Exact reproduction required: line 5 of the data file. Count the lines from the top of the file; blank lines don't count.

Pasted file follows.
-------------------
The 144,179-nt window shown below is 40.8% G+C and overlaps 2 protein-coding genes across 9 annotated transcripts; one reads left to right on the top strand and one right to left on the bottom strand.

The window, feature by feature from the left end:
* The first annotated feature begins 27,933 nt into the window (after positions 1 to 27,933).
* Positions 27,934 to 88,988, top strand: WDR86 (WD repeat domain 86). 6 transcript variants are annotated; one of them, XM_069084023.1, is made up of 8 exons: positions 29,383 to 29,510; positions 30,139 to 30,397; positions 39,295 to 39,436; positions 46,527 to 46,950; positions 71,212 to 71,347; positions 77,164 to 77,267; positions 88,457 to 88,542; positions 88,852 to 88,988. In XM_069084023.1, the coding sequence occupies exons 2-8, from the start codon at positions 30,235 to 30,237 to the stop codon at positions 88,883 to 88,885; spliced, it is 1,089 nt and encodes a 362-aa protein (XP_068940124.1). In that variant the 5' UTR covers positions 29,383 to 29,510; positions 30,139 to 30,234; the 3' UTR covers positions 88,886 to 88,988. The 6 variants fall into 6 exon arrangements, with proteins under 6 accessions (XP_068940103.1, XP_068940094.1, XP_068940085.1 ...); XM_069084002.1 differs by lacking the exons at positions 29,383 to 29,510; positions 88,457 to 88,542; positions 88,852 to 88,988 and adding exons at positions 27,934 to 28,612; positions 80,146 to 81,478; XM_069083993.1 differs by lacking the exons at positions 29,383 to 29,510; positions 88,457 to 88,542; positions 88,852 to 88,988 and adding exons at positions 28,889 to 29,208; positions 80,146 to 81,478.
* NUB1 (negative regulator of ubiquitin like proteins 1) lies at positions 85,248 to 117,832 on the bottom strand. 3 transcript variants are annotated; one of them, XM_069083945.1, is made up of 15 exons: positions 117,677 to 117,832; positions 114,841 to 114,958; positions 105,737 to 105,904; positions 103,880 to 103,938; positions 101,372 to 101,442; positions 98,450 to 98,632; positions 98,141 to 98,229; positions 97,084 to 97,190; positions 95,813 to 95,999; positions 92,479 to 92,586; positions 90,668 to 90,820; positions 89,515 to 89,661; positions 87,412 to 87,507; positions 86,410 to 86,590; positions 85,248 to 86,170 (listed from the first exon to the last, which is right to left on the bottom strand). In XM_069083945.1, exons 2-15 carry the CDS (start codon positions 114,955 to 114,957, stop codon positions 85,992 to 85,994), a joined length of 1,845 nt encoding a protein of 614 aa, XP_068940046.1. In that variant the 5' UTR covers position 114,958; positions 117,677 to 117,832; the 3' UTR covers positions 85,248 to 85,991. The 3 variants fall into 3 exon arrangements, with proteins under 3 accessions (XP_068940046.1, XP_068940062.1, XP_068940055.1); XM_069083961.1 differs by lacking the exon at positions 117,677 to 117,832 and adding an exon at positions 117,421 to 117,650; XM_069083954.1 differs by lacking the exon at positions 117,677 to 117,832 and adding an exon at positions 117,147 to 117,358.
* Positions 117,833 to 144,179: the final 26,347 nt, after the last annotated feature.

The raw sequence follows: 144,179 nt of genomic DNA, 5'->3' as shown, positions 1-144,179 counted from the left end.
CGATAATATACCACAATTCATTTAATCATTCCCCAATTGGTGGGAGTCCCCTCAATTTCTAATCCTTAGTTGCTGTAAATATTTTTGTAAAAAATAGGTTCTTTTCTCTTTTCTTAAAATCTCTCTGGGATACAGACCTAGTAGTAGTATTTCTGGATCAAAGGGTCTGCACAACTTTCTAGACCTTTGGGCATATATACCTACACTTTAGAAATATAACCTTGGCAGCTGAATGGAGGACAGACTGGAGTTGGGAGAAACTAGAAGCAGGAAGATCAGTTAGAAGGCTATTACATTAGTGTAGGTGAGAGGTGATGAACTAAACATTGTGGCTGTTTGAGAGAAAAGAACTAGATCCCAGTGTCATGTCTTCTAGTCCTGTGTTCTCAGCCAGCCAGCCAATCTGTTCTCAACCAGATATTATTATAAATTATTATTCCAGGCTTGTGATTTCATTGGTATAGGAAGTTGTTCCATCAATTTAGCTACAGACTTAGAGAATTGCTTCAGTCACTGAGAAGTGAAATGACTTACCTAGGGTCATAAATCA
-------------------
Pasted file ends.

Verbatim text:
* NUB1 (negative regulator of ubiquitin like proteins 1) lies at positions 85,248 to 117,832 on the bottom strand. 3 transcript variants are annotated; one of them, XM_069083945.1, is made up of 15 exons: positions 117,677 to 117,832; positions 114,841 to 114,958; positions 105,737 to 105,904; positions 103,880 to 103,938; positions 101,372 to 101,442; positions 98,450 to 98,632; positions 98,141 to 98,229; positions 97,084 to 97,190; positions 95,813 to 95,999; positions 92,479 to 92,586; positions 90,668 to 90,820; positions 89,515 to 89,661; positions 87,412 to 87,507; positions 86,410 to 86,590; positions 85,248 to 86,170 (listed from the first exon to the last, which is right to left on the bottom strand). In XM_069083945.1, exons 2-15 carry the CDS (start codon positions 114,955 to 114,957, stop codon positions 85,992 to 85,994), a joined length of 1,845 nt encoding a protein of 614 aa, XP_068940046.1. In that variant the 5' UTR covers position 114,958; positions 117,677 to 117,832; the 3' UTR covers positions 85,248 to 85,991. The 3 variants fall into 3 exon arrangements, with proteins under 3 accessions (XP_068940046.1, XP_068940062.1, XP_068940055.1); XM_069083961.1 differs by lacking the exon at positions 117,677 to 117,832 and adding an exon at positions 117,421 to 117,650; XM_069083954.1 differs by lacking the exon at positions 117,677 to 117,832 and adding an exon at positions 117,147 to 117,358.